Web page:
The late 80’s NES title, Mega Man 2, was — and remains — a shining example of video game design. Colourful, varied, and challenging in a crucially fair way: if you fucked up, it was on you. It’s about as perfect as the medium gets.
It was also a game filled to the brim with absolutely phenomenal music. This wasn’t a quality limited to Mega Man 2, either. There was something in the air in those early years when it came to scoring video games. Maybe it was the technological limitations. Reduce the palette of possibility and magic can spark. Just talk to Ridley Scott about Alien. These days it’s a common practice for games to have fully realised, majestic-sounding orchestral scores. The trouble is that often, once you get past the ostensible majesty and you peak through the walls of sound, you notice that the composers have forgotten one fundamental pillar in their construction: actually crafting a good melody. Mega Man 2 on the contrary is a game indicative of its time — it decidedly does not suffer from this structural deficiency. It’s all goddamn melody.
Much has been written about the way Mega Man 2 (and the series overall) structured its world around distinctively designed boss-centred worlds, and the inventiveness in visual and gameplay design that this brought. This was echoed in the music and the individual boss themes, which perfectly reflected the character of your adversaries. And once again it comes down to the limitations. Each boss was just a few pixels tall and wide; their world composed similarly so — but these basic ingredients, combined in the right way, could be as evocative as an oil painting. The musical themes bear this out better than perhaps anything else. They were lessons in how, with just a few overlapping synth lines, whole stories could be told — as long as you wielded a supernatural understanding of melody and dynamics that is.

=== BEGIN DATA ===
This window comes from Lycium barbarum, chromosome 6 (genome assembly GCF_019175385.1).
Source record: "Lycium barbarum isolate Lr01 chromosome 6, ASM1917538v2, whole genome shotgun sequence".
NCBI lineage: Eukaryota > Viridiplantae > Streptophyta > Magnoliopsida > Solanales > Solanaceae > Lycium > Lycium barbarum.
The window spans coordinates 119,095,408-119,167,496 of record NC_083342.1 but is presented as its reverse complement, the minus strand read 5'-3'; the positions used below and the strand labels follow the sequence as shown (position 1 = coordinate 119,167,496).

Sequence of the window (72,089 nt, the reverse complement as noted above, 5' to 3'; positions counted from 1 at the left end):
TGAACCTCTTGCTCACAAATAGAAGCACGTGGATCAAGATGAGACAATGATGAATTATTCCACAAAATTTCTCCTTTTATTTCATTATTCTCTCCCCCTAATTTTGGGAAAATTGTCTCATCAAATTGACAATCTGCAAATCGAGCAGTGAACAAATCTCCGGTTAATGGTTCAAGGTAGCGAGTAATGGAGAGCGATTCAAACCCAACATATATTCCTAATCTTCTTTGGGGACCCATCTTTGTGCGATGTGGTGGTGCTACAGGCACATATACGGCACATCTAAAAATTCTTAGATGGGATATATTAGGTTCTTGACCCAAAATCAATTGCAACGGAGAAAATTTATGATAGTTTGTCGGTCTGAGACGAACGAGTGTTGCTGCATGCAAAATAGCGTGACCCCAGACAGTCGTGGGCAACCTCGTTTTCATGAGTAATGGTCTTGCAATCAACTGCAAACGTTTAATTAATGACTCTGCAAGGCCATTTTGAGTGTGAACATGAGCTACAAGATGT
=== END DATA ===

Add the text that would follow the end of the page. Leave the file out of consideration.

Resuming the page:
I mean, listen:
And that intro theme, fer chrissakes:
Each one a stone-cold classic.
But there is one theme nestled in the game that towers above even these slabs of greatness.
It doesn’t wait to introduce itself in any way. There is no count-in. No four-beat high-hat warning to the listener. It just goes. It’s a double-barreled blast to the face. It’s kinetic, evocative, and perfect. It’s probably the greatest video game theme of all time.
Now, now, wait, hold your pitchforks, Ocarina Of Time-theme-worshippers!
Slow your roll, Metal Gear Solid-theme-acolytes!
Chill out, The Last Of Us-theme true believers!
You’re all equally correct in your devotion to those tunes. They are amazing and perfect and you’re absolutely right to say that they can’t be bested in any way.
Except you’re all wrong because here’s Mega Man 2’s ‘Dr Wily’s Castle theme’ to make you eat shit:
That Iron Maiden-esque gallop. Those slower staccato notes breaking it up. That yearning melody peppered throughout. Those soaring, interlocking lines, harmonising perfectly. That insistent beat, never letting up, never letting you quit.
Takashi Tateishi and Yoshihiro Sakaguchi, take a bow, you goddamn mad geniuses. I’ve been headbanging to your synth lines for decades, and I don’t plan to stop until whiplash says otherwise.